In my next few blog posts, I will go into more detail about food preservation and the importance of proper techniques to prevent foodborne illness. If you’re interested in getting started right away, you can register for one of our food preservation classes or contact the educator in your area. We provide you with the latest, research-based techniques to ensure that you preserve your foods safely and deliciously.

Tips For Holiday Cookie Success

If you’re already stressed about baking holiday cookies, then follow these tips to avoid common cookie failures!

First-rate cookies start with fresh, quality ingredients, which should be brought to room temperature, unless indicated otherwise in the recipe. Check for expiration dates on ingredients like eggs, baking powder, and baking soda.

Don’t measure liquid and dry ingredients with the same tools. Measure liquid ingredients, such as water, milk, and oils, with a glass or plastic liquid measuring cup. The cup has measurements marked on the side so you can read the measurement at eye level. Flour, sugar, and other dry ingredients should be spooned into dry measuring cups and then leveled off with a knife or spatula. Brown sugar should be packed into the spoon and leveled off.

Refrigerate your dough for 15-30 minutes to make it easier to handle. Then divide the dough and work with only half at a time—this is especially true for cut-out cookies to prevent the dough from sticking to the rolling pin. Once rolled, remove the top sheet and cut out the shapes. When using plastic cookie cutters, dip them in warm vegetable oil while you are working to get a cleaner, more defined edge on the patterns.

Holiday Cookies_Pexels 271458
Use as little flour as possible when rolling. You could also roll the chilled dough between two sheets of parchment or wax paper.

Use cookie sheets that are at room temperature to prevent cookie dough from melting when placed on the sheet. To prevent cookies from sticking to the sheet:

  • Grease them with vegetable shortening or unsalted butter,
  • Line them with aluminum foil or parchment paper, or
  • Use reusable silicone baking mats as liners.

Flouring a cookie sheet after it is greased prevents the cookie dough from spreading out too much during baking and prevents chocolate chips from burning on the cookie sheet. Bake one pan of cookies at a time in the center of a pre-heated oven. Remove cookies from cookie sheet shortly after removing from oven so they do not continue baking, and place on cooling rack.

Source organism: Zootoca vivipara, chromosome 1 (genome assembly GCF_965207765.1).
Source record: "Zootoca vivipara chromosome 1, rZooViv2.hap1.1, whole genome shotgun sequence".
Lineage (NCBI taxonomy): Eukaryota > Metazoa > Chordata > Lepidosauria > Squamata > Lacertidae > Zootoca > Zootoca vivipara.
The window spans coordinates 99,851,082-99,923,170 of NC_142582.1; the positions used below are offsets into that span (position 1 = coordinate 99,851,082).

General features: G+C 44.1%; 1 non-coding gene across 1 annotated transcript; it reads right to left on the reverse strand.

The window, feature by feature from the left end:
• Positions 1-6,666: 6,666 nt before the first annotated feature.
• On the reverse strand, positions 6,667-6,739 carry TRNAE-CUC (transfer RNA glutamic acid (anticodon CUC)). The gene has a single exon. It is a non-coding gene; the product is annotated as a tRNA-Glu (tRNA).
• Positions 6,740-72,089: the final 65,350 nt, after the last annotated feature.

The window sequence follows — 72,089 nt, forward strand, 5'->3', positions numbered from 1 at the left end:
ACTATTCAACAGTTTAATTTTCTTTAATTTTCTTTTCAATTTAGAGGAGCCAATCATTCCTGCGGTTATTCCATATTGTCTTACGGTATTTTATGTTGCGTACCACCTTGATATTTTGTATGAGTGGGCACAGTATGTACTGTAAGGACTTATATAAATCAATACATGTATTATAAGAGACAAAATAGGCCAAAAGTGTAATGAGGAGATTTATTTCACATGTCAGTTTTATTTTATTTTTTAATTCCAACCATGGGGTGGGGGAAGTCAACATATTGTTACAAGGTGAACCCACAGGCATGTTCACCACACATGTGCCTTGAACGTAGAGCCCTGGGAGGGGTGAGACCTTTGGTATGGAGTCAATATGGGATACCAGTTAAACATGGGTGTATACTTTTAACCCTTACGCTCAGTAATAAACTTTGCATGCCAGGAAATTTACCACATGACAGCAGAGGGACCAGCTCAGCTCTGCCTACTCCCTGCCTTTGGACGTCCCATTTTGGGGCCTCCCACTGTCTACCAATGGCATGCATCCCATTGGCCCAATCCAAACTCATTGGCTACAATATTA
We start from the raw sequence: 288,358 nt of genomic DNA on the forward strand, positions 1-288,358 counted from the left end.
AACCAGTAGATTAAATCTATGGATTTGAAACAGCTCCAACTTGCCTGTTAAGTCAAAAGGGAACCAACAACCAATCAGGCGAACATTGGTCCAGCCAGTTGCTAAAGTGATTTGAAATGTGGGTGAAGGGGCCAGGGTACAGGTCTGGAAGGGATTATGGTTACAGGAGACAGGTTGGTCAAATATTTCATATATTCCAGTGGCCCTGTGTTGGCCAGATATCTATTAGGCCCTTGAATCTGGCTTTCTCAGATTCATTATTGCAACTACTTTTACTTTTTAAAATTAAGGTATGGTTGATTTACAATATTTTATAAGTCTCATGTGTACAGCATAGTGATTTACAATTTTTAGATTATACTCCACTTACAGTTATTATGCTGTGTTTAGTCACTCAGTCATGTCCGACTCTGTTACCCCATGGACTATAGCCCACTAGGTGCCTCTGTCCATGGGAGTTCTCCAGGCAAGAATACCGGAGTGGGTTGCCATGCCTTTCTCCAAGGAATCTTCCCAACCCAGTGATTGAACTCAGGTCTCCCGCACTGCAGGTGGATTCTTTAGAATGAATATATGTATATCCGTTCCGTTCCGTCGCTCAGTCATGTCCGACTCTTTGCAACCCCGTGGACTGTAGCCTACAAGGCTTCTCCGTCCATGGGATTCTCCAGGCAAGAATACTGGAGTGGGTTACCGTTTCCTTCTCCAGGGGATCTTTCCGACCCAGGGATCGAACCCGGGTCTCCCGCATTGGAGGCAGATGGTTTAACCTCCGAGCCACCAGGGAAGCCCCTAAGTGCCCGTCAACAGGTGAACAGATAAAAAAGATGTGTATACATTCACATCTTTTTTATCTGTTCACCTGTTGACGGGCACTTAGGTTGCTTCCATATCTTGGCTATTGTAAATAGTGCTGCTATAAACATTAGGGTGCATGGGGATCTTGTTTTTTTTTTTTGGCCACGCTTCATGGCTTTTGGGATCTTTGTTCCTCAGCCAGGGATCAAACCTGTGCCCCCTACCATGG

Cool cookies completely before storing in an airtight container. To keep cookies soft, add a slice of bread to the container. For longer storage, freeze baked cookies in airtight freezer containers.

Cookie dough can also be frozen as either a batch or individual cookies. To prevent odors from seeping in, store the batch by wrapping it twice in freezer-safe material. To store individual cookies, scoop out dough onto a cookie sheet and freeze the tray. Once frozen, place the cookie drops in a freezer bag. Label the bag with the cookie dough, date, baking time and temperature. Cookie dough can be stored in a freezer for up to 3 months. Defrost the dough in the refrigerator for several hours before baking. To bake frozen, individual cookies, add an additional minute to the original recipe instructions.


Keep the Taste of Summer All Year Long

Blueberry season has finally arrived and Pick-Your-Own (PYO) farms across the state are open for picking. I love fresh, local blueberries, so I was thrilled to wake up on a recent Sunday morning with comfortable temperatures in the high-70s. Mother Nature was giving my heat-sensitive kids at least 30 minutes to pick before they started melting into a sweaty, cranky chorus of “Carry meeeeee!!!!” and “Can we get some ice cream?” So the family headed to Butler’s Orchard for a morning of blueberry-picking.

I had dreams of coming home with quarts of blueberries to eat and freeze. I even had plans to use my berries in this blueberry French toast bake. But then, my kids saw this:

And they said, “What blueberries?”

Daphne_Blog_Blueberries_Butlers Orchard Slides
They also saw these massive slides, so you know…

Daphne_Blog_Blueberries_Butlers Orchard Pump Race
I could go on… but you get the idea. 

So, my plans to come home with insane amounts of blueberries resulted in lots of happy, smiley kids, but no blueberries (or pictures of blueberry picking for this post). #momwin #pyofail

If you are fortunate enough to actually reach the blueberry fields of your local PYO farm, look for plump and firm berries with a dusty-blue color. Jon Traunfeld, Director of the University of Maryland Extension Home and Garden Information Center, also warns against picking berries with a reddish tinge, “These berries are under-ripe and they will not improve after picking.”

And if you get home with as many berries as I had hoped to pick, make sure to freeze some. Karen Basinger, our Extension Educator in Howard County, says that “Freezing will retain more of the original flavor, color, texture and nutritional value of fruits than any other home food preservation method.” Freezing also happens to be the easiest way to preserve fruits and they can last up to a year in the freezer if processed correctly.

To get the best end-product, first discard soft, under-ripe or defective berries, and remove any stems. You do not need to wash the berries, as that can cause tougher skin. Lay the (completely dry) berries on a parchment lined cookie sheet, leaving space between them. Place the cookie sheet into the freezer. Once the berries are firm, you can remove the pan and store all the berries in a freezer container or bag.  Make sure to mark the container with the type of berry and the date frozen. And don’t forget to wash the berries before using them.

If you want to savor more of summer’s bounty, we have Educators who will teach you how to safely jam or jelly your berries, or preserve any other harvested goodies. Check out our calendar of workshops!